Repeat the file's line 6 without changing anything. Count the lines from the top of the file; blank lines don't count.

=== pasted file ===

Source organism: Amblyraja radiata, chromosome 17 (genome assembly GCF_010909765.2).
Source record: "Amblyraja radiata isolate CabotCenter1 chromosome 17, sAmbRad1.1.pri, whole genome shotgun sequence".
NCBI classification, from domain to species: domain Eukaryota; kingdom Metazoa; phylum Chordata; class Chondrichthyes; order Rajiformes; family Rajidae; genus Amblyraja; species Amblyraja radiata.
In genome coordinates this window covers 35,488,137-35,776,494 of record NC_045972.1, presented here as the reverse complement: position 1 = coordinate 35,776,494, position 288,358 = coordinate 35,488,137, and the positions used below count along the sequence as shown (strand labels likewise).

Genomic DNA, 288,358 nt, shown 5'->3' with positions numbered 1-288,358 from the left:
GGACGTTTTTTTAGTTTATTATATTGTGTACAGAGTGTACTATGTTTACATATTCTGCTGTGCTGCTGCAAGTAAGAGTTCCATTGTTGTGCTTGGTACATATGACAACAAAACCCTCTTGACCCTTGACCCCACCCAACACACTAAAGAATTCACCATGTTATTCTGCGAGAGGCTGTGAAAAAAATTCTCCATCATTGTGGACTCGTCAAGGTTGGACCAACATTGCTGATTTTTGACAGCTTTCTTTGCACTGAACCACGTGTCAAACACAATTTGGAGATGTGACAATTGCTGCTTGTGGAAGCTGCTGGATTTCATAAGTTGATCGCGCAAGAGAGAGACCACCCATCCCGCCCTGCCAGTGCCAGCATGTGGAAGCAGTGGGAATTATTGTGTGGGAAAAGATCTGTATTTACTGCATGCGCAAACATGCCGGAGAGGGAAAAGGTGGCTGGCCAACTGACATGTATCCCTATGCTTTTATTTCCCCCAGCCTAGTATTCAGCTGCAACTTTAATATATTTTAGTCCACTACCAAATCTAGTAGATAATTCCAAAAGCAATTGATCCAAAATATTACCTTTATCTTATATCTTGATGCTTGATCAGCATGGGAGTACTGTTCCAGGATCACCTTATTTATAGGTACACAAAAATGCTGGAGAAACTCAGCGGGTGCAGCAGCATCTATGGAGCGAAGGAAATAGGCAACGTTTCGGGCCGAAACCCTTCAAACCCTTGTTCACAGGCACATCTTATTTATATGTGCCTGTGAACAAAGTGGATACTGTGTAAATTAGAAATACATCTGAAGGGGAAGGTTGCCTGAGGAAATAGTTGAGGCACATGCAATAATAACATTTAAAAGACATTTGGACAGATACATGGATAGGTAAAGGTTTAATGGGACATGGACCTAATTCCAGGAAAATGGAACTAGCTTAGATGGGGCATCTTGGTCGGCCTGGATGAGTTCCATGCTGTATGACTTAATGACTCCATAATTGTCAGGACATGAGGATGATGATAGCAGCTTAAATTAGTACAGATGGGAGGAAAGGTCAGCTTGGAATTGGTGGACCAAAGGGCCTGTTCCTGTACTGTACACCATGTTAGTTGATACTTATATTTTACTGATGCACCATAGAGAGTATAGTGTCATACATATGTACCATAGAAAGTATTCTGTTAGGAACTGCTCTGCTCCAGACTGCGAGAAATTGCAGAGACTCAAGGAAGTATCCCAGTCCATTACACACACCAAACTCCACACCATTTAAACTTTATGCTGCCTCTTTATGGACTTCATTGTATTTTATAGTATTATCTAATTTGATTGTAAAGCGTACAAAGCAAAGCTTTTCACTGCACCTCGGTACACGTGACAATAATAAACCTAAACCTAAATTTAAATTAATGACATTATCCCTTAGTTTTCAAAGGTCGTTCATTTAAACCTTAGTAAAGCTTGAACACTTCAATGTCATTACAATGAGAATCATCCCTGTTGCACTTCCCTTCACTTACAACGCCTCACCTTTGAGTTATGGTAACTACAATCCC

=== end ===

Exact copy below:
GGACGTTTTTTTAGTTTATTATATTGTGTACAGAGTGTACTATGTTTACATATTCTGCTGTGCTGCTGCAAGTAAGAGTTCCATTGTTGTGCTTGGTACATATGACAACAAAACCCTCTTGACCCTTGACCCCACCCAACACACTAAAGAATTCACCATGTTATTCTGCGAGAGGCTGTGAAAAAAATTCTCCATCATTGTGGACTCGTCAAGGTTGGACCAACATTGCTGATTTTTGACAGCTTTCTTTGCACTGAACCACGTGTCAAACACAATTTGGAGATGTGACAATTGCTGCTTGTGGAAGCTGCTGGATTTCATAAGTTGATCGCGCAAGAGAGAGACCACCCATCCCGCCCTGCCAGTGCCAGCATGTGGAAGCAGTGGGAATTATTGTGTGGGAAAAGATCTGTATTTACTGCATGCGCAAACATGCCGGAGAGGGAAAAGGTGGCTGGCCAACTGACATGTATCCCTATGCTTTTATTTCCCCCAGCCTAGTATTCAGCTGCAACTTTAATATATTTTAGTCCACTACCAAATCTAGTAGATAATTCCAAAAGCAATTGATCCAAAATATTACCTTTATCTTATATCTTGATGCTTGATCAGCATGGGAGTACTGTTCCAGGATCACCTTATTTATAGGTACACAAAAATGCTGGAGAAACTCAGCGGGTGCAGCAGCATCTATGGAGCGAAGGAAATAGGCAACGTTTCGGGCCGAAACCCTTCAAACCCTTGTTCACAGGCACATCTTATTTATATGTGCCTGTGAACAAAGTGGATACTGTGTAAATTAGAAATACATCTGAAGGGGAAGGTTGCCTGAGGAAATAGTTGAGGCACATGCAATAATAACATTTAAAAGACATTTGGACAGATACATGGATAGGTAAAGGTTTAATGGGACATGGACCTAATTCCAGGAAAATGGAACTAGCTTAGATGGGGCATCTTGGTCGGCCTGGATGAGTTCCATGCTGTATGACTTAATGACTCCATAATTGTCAGGACATGAGGATGATGATAGCAGCTTAAATTAGTACAGATGGGAGGAAAGGTCAGCTTGGAATTGGTGGACCAAAGGGCCTGTTCCTGTACTGTACACCATGTTAGTTGATACTTATATTTTACTGATGCACCATAGAGAGTATAGTGTCATACATATGTACCATAGAAAGTATTCTGTTAGGAACTGCTCTGCTCCAGACTGCGAGAAATTGCAGAGACTCAAGGAAGTATCCCAGTCCATTACACACACCAAACTCCACACCATTTAAACTTTATGCTGCCTCTTTATGGACTTCATTGTATTTTATAGTATTATCTAATTTGATTGTAAAGCGTACAAAGCAAAGCTTTTCACTGCACCTCGGTACACGTGACAATAATAAACCTAAACCTAAATTTAAATTAATGACATTATCCCTTAGTTTTCAAAGGTCGTTCATTTAAACCTTAGTAAAGCTTGAACACTTCAATGTCATTACAATGAGAATCATCCCTGTTGCACTTCCCTTCACTTACAACGCCTCACCTTTGAGTTATGGTAACTACAATCCC